Quote of the week: 

“Compound interest, described in a phrase of disputed origin, is ‘the eighth wonder of the world.’ Wonder or trick, it has built great fortunes, and you can use it to get richer.” Ed Thorp

Separating hype vs. reality in AI 

I believe the following three semi-contradictory facts are all reasonably true: (1) Artificial intelligence will create enormous technological and social changes that are difficult to fathom today; (2) Much of the public discourse around AI has been classically overhyped, bordering on absurdist hysteria (Exihibit A); (3) This persistent dynamic will create profound investment opportunities—and risks—for long-term investors. 

With that preamble, it was nice to see this measured (and relatively data-driven) Sequoia Capital report this week about how, exactly, AI and LLMs are being implemented within 33 of their portfolio companies. Their research is instructive because it provides some early (yet quantitative) evidence of how AI is actually being built into the tech stack at growing companies. “As many founders and builders are in the midst of figuring out their AI strategies themselves,” Sequoia investors Michelle Fradin and Lauren Reeder, wrote,  “we wanted to share our findings even as this space is rapidly evolving.” They continued: 

“It can sometimes feel like we have a tale of two stacks: the stack to leverage LLM APIs (more closed source, and geared towards developers) versus the stack to train custom language models (more open source, and historically geared towards more sophisticated machine learning teams). Some have wondered whether LLMs being readily available via API meant companies would do less of their own custom training. So far, we’re seeing the opposite. As interest in AI grows and open source development accelerates, many companies become increasingly interested in training and fine-tuning their own models. We think the LLM API and custom model stacks will increasingly converge over time. For example, a company might train its own language model from open source, but supplement with retrieval via a vector database to solve data freshness issues. Smart startups building tools for the custom model stack are also working on extending their products to become more relevant to the LLM API revolution.”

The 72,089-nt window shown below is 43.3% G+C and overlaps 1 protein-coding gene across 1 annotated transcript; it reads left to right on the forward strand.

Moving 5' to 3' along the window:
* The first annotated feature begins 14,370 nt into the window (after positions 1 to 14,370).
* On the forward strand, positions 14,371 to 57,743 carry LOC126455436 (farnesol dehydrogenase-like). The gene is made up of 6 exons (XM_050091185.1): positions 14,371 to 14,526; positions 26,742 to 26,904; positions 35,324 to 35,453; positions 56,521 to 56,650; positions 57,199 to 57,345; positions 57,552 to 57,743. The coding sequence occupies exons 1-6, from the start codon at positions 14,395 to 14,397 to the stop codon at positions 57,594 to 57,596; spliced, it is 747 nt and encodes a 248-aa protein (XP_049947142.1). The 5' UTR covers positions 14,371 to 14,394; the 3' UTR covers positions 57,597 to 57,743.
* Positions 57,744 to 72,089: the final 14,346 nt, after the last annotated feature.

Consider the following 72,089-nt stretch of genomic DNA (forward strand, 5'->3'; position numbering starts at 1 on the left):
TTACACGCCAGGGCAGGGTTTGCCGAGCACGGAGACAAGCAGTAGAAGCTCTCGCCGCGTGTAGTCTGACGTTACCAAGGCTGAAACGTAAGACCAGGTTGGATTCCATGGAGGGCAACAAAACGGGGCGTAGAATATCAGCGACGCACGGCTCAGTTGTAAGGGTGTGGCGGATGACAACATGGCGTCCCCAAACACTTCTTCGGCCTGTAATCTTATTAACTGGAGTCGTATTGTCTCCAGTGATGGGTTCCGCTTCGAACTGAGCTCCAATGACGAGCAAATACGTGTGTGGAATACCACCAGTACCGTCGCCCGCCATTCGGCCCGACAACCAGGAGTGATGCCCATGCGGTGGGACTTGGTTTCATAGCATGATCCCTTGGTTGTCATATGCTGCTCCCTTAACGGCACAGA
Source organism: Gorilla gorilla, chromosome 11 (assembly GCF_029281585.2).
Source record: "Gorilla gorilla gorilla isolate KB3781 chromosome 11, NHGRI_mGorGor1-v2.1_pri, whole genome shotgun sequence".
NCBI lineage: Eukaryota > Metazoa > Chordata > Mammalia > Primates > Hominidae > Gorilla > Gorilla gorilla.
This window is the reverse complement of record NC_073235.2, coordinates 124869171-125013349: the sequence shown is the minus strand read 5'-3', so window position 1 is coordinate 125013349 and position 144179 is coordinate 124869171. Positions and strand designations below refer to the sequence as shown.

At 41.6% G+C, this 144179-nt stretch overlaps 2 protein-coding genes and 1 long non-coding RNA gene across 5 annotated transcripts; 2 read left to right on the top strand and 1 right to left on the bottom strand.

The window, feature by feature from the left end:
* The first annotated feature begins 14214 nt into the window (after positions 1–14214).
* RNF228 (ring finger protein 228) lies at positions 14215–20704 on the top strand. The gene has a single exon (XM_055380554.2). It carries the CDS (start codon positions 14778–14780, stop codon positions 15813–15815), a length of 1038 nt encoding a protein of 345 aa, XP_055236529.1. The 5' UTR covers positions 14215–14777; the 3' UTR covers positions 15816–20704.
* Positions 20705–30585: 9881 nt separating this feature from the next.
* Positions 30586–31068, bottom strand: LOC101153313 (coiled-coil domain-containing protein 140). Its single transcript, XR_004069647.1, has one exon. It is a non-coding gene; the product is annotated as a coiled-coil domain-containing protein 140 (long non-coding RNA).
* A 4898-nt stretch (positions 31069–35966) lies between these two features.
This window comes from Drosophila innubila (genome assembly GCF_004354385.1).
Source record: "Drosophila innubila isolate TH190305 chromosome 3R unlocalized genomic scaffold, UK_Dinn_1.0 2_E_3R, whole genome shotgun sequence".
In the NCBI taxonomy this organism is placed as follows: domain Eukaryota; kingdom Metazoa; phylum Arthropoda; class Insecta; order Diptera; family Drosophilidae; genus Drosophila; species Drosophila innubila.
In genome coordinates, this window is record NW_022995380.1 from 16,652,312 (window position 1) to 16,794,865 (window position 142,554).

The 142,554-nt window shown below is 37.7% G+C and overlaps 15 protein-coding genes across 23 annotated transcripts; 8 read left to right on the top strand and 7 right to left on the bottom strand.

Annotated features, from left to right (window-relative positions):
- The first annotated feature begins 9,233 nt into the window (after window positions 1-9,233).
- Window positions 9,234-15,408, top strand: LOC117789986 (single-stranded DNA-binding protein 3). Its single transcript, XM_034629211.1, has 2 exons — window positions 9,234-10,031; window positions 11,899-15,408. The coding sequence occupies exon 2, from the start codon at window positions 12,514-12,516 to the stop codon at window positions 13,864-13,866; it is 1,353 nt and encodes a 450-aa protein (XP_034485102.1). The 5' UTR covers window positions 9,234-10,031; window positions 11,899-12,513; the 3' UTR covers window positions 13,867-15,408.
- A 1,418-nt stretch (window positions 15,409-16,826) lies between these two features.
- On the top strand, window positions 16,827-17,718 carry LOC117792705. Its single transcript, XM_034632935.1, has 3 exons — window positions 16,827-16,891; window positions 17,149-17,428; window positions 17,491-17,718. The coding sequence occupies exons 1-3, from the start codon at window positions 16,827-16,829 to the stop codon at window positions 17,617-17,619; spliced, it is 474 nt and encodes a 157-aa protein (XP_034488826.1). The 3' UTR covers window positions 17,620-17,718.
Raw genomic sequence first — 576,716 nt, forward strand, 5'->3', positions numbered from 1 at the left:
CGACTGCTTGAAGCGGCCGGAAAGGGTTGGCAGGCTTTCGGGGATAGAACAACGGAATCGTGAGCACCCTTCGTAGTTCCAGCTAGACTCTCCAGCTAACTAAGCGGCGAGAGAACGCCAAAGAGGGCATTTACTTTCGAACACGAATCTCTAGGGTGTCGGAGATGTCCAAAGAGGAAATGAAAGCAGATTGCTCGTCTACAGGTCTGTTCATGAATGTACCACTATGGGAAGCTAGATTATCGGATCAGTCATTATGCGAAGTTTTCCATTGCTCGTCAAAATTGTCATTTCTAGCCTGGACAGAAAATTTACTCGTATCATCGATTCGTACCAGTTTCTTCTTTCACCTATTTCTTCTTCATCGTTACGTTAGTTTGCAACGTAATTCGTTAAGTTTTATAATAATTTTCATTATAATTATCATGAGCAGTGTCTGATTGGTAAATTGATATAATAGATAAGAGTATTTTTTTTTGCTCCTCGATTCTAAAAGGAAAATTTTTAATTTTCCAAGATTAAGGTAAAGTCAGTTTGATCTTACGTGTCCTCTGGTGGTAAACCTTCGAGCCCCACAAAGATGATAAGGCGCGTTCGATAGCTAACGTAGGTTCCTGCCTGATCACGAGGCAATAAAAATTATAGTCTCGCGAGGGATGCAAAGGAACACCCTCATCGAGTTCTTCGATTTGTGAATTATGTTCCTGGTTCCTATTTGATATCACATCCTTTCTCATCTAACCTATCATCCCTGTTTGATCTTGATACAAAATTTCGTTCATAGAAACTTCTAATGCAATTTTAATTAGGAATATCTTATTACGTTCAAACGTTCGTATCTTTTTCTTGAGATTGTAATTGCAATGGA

Peter Lynch’s best call of his career

There are many reasons to admire Peter Lynch’s stock picking strategy: His “buy what you know” approach, his formidable work ethic, his mastery of market psychology, and much more. But an essay this week by Kevin Carpenter of Kingswell makes another smart observation: Lynch simply knew when to call it quits (i.e. a sort of “sell decision” for one’s own career). “Unlike so many others, he knew when it was time to walk away — and then did so in 1990, at the height of his fame, with no muss, fuss, or lingering looks back,” writes Kevin. He continues: 

“Those thirteen-plus years running the Magellan Fund had not been easy on either Lynch or his family. ‘I have a very small transmission,’ he once admitted. ‘My gear box has two speeds — off and overdrive.’ And, looking at Lynch’s prodigious workload, ‘overdrive’ might be an understatement. He visited hundreds of companies each year, conducting on-the-spot research of management and operating performance, all across the country. When not traveling, he was holed up in his office poring over annual reports and other filings — leaving no stone unturned in his quest to grow Magellan’s money. 80+ hour work weeks don’t leave much time for anything else and, eventually, something had to give. ‘You know you’re in trouble when you need a Cray computer (a super-computer of that era) to arrange your free time,’ he joked. And, to Lynch’s eternal credit, he ultimately chose his family over the allure of more and more money. ‘I remember standing in the rain [at my daughter’s soccer game],’ he said, ‘and thinking, ‘I want to see more of these.'”